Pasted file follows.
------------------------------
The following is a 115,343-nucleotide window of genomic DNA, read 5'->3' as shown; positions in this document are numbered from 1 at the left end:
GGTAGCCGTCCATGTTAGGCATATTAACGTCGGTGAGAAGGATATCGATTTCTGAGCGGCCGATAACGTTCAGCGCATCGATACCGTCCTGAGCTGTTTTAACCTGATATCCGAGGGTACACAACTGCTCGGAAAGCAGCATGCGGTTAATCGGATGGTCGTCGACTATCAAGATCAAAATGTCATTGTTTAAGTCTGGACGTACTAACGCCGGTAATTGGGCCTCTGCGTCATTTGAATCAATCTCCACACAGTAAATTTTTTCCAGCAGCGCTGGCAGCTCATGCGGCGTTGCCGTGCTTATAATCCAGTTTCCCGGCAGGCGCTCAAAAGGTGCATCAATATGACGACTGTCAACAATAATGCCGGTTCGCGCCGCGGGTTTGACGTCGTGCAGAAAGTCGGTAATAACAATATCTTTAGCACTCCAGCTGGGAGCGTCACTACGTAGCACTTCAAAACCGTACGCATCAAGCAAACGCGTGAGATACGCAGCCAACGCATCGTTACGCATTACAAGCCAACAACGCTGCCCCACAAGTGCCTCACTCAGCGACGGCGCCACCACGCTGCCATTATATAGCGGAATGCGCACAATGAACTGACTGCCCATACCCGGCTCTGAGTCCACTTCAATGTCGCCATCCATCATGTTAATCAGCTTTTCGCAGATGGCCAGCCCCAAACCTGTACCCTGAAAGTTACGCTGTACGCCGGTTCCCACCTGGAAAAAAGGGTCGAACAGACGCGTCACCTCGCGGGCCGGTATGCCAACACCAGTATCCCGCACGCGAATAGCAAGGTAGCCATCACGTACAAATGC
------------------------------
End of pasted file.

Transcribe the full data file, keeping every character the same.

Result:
The following is a 115,343-nucleotide window of genomic DNA, read 5'->3' as shown; positions in this document are numbered from 1 at the left end:
GGTAGCCGTCCATGTTAGGCATATTAACGTCGGTGAGAAGGATATCGATTTCTGAGCGGCCGATAACGTTCAGCGCATCGATACCGTCCTGAGCTGTTTTAACCTGATATCCGAGGGTACACAACTGCTCGGAAAGCAGCATGCGGTTAATCGGATGGTCGTCGACTATCAAGATCAAAATGTCATTGTTTAAGTCTGGACGTACTAACGCCGGTAATTGGGCCTCTGCGTCATTTGAATCAATCTCCACACAGTAAATTTTTTCCAGCAGCGCTGGCAGCTCATGCGGCGTTGCCGTGCTTATAATCCAGTTTCCCGGCAGGCGCTCAAAAGGTGCATCAATATGACGACTGTCAACAATAATGCCGGTTCGCGCCGCGGGTTTGACGTCGTGCAGAAAGTCGGTAATAACAATATCTTTAGCACTCCAGCTGGGAGCGTCACTACGTAGCACTTCAAAACCGTACGCATCAAGCAAACGCGTGAGATACGCAGCCAACGCATCGTTACGCATTACAAGCCAACAACGCTGCCCCACAAGTGCCTCACTCAGCGACGGCGCCACCACGCTGCCATTATATAGCGGAATGCGCACAATGAACTGACTGCCCATACCCGGCTCTGAGTCCACTTCAATGTCGCCATCCATCATGTTAATCAGCTTTTCGCAGATGGCCAGCCCCAAACCTGTACCCTGAAAGTTACGCTGTACGCCGGTTCCCACCTGGAAAAAAGGGTCGAACAGACGCGTCACCTCGCGGGCCGGTATGCCAACACCAGTATCCCGCACGCGAATAGCAAGGTAGCCATCACGTACAAATGC